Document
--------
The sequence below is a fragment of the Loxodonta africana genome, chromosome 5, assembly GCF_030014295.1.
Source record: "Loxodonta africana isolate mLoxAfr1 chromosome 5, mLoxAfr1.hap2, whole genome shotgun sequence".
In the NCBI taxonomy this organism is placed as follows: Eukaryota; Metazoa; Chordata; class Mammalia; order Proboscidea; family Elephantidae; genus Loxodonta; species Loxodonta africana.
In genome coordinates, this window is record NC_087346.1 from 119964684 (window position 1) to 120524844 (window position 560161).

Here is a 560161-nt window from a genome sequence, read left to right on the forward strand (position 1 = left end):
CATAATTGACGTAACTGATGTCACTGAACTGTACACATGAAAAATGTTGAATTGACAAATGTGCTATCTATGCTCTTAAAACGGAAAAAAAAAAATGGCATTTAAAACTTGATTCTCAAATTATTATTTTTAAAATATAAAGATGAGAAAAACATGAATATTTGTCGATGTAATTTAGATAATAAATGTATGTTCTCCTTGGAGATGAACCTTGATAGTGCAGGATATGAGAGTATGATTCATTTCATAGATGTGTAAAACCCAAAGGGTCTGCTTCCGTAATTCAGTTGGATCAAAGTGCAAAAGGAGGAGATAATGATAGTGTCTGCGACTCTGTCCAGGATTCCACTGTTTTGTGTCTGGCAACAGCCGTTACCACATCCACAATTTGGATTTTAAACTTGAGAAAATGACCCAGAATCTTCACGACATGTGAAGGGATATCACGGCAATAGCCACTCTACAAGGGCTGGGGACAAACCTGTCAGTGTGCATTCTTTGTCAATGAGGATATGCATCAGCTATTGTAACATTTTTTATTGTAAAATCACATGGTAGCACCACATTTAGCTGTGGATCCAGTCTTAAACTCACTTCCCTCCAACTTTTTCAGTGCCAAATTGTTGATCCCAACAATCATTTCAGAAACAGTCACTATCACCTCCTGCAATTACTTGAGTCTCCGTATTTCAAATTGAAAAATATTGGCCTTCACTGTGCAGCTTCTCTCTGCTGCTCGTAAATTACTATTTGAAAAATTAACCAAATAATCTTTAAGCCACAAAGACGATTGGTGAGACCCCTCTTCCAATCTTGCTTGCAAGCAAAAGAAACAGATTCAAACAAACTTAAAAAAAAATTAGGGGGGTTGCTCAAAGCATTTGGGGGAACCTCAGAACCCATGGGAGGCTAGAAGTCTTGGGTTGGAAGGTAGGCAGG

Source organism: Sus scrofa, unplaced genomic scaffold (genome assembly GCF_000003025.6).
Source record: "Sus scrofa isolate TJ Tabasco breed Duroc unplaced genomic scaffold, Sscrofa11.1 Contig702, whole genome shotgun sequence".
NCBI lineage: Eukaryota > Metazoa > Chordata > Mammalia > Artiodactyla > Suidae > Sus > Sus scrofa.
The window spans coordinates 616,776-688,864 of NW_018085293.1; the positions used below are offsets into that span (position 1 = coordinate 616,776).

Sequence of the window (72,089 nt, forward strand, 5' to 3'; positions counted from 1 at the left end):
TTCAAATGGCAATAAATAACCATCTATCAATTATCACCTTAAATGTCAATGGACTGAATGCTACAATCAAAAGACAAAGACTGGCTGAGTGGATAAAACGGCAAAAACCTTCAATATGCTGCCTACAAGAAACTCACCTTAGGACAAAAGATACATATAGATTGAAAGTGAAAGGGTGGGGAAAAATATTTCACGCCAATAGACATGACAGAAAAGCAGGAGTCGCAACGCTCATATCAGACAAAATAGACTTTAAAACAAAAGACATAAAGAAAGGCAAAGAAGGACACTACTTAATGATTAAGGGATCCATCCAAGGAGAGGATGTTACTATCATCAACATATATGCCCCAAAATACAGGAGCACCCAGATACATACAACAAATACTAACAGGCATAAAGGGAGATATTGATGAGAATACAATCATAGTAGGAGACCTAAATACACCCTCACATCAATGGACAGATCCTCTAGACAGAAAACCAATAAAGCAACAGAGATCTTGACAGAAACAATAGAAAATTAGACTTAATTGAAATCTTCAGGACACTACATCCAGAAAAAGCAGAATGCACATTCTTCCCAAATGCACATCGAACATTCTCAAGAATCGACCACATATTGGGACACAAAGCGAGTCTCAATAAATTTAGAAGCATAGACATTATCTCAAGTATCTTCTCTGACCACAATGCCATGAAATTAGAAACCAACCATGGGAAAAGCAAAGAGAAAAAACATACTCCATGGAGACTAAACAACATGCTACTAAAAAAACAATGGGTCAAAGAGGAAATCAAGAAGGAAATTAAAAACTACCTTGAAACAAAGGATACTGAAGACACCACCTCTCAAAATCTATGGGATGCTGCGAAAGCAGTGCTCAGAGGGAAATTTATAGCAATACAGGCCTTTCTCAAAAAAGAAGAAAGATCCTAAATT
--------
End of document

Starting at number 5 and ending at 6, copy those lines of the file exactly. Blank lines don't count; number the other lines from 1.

Here is a 560161-nt window from a genome sequence, read left to right on the forward strand (position 1 = left end):
CATAATTGACGTAACTGATGTCACTGAACTGTACACATGAAAAATGTTGAATTGACAAATGTGCTATCTATGCTCTTAAAACGGAAAAAAAAAAATGGCATTTAAAACTTGATTCTCAAATTATTATTTTTAAAATATAAAGATGAGAAAAACATGAATATTTGTCGATGTAATTTAGATAATAAATGTATGTTCTCCTTGGAGATGAACCTTGATAGTGCAGGATATGAGAGTATGATTCATTTCATAGATGTGTAAAACCCAAAGGGTCTGCTTCCGTAATTCAGTTGGATCAAAGTGCAAAAGGAGGAGATAATGATAGTGTCTGCGACTCTGTCCAGGATTCCACTGTTTTGTGTCTGGCAACAGCCGTTACCACATCCACAATTTGGATTTTAAACTTGAGAAAATGACCCAGAATCTTCACGACATGTGAAGGGATATCACGGCAATAGCCACTCTACAAGGGCTGGGGACAAACCTGTCAGTGTGCATTCTTTGTCAATGAGGATATGCATCAGCTATTGTAACATTTTTTATTGTAAAATCACATGGTAGCACCACATTTAGCTGTGGATCCAGTCTTAAACTCACTTCCCTCCAACTTTTTCAGTGCCAAATTGTTGATCCCAACAATCATTTCAGAAACAGTCACTATCACCTCCTGCAATTACTTGAGTCTCCGTATTTCAAATTGAAAAATATTGGCCTTCACTGTGCAGCTTCTCTCTGCTGCTCGTAAATTACTATTTGAAAAATTAACCAAATAATCTTTAAGCCACAAAGACGATTGGTGAGACCCCTCTTCCAATCTTGCTTGCAAGCAAAAGAAACAGATTCAAACAAACTTAAAAAAAAATTAGGGGGGTTGCTCAAAGCATTTGGGGGAACCTCAGAACCCATGGGAGGCTAGAAGTCTTGGGTTGGAAGGTAGGCAGG